The Small Business Deduction & Private Campgrounds Tax Audits – A Canadian Tax Lawyer Analysis
Small Business Deduction
The small business deduction is set out in section125 of the Canadian Income Tax Act. Corporations that qualify for the small business deduction pay reduced rates of both federal and provincial tax. Qualifying corporations have a federal tax rate of 11% compared to the 15% general corporate tax rate. The small business deduction rates and general corporate rates differ province by province, but for example, the general rate in Ontario is 11.5% while the small business rate is 4.5%. Clearly this deduction greatly benefits Canadian small businesses. However, in order to qualify, there are a number of requirements.
Eligibility for Small Business Deduction
First, the corporation must qualify as a Canadian controlled private corporation (CCPC). As the name suggests, the corporation must be resident in Canada and it must be de facto controlled by a Canadian resident. The corporation must also be a private corporation, meaning that it does not have any shares or stocks traded on a designated stock exchange. Additionally, the small business deduction only applies to the active business income of a corporation – meaning income from the corporation’s regular active business operations but not passive sources of income such as investment income or rent or royalties. Furthermore, a qualifying corporation can only claim the small business deduction on a maximum of $500,000 of income. Anything the corporation earns above that amount is taxed at the general tax rate. Our top Canadian tax law firm can advise your SME about all of the tax deductions available.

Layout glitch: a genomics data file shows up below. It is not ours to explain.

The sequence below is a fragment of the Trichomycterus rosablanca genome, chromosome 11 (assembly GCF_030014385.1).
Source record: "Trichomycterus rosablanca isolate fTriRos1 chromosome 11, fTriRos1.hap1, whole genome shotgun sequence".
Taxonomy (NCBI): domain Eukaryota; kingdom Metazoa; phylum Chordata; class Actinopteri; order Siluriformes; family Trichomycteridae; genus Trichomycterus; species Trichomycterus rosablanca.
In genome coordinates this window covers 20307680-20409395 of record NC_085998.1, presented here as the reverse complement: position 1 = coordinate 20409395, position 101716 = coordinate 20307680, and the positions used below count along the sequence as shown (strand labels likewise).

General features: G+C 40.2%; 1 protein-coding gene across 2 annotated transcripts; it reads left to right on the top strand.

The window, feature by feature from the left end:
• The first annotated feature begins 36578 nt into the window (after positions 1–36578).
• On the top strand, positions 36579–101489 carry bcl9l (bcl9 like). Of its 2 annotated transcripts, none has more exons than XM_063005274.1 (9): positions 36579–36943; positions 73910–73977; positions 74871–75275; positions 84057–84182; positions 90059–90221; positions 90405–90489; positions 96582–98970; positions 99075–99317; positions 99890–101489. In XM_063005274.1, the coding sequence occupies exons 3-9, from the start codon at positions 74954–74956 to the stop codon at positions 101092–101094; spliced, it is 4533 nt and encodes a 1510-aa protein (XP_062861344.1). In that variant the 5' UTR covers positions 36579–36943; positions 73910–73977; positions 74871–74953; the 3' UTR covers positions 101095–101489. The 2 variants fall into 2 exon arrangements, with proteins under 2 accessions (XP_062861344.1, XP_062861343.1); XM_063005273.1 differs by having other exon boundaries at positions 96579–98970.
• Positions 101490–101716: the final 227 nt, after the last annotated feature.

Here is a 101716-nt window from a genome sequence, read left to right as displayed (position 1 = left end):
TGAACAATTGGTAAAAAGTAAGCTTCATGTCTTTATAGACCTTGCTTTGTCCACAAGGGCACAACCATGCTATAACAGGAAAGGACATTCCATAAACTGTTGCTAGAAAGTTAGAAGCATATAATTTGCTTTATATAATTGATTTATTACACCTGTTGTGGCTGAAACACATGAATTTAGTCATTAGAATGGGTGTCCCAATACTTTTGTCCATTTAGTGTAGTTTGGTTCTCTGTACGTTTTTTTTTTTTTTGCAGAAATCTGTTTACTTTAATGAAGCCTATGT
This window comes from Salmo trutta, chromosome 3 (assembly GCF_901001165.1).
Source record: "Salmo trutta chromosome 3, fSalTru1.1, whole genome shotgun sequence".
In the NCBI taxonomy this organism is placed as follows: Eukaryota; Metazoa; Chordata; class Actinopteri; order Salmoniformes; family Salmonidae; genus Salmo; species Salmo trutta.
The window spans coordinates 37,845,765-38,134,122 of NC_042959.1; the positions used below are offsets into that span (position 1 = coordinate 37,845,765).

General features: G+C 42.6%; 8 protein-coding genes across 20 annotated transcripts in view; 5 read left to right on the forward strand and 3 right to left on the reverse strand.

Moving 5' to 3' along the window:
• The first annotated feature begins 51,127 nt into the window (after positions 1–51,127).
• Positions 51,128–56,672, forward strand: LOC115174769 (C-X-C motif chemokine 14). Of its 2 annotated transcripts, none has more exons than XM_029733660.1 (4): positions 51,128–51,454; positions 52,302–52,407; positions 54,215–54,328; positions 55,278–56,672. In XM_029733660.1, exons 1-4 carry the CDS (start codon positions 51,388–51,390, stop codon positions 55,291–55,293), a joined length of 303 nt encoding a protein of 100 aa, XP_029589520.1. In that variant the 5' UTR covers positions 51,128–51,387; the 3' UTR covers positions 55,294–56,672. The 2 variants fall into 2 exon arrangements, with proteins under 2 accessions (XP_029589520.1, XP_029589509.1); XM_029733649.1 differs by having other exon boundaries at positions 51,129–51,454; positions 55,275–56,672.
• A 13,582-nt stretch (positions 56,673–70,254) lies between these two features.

Specified Investment Business – Aggregate Investment Income
A specified investment business is a special classification of corporation where the principal purpose of the business is to derive income from property. Essentially, this applies to corporations whose main purpose is to earn investment income, including rental income, interest, royalties, and dividends. However, where a corporation hires more than 5 full time employees, it will not be characterized as a specified investment business. Most notably, specified investment businesses earn what is called aggregate investment income, which is taxed at much higher rate than other corporations. While it varies from province to province, aggregate investment income is taxed at a combined federal and provincial tax rate between 49% and 55%. The policy behind this high rate is to discourage individuals from benefitting from a tax deferral by putting their personal investment portfolios into corporations; as such, the aggregate investment income rate is designed to approximate the top marginal personal tax rate. Talk to one of our experienced Canadian tax lawyers to make sure your corporation is not going to be taxed in way that will hurt you.
Private Campgrounds – Small Business Deduction and Audits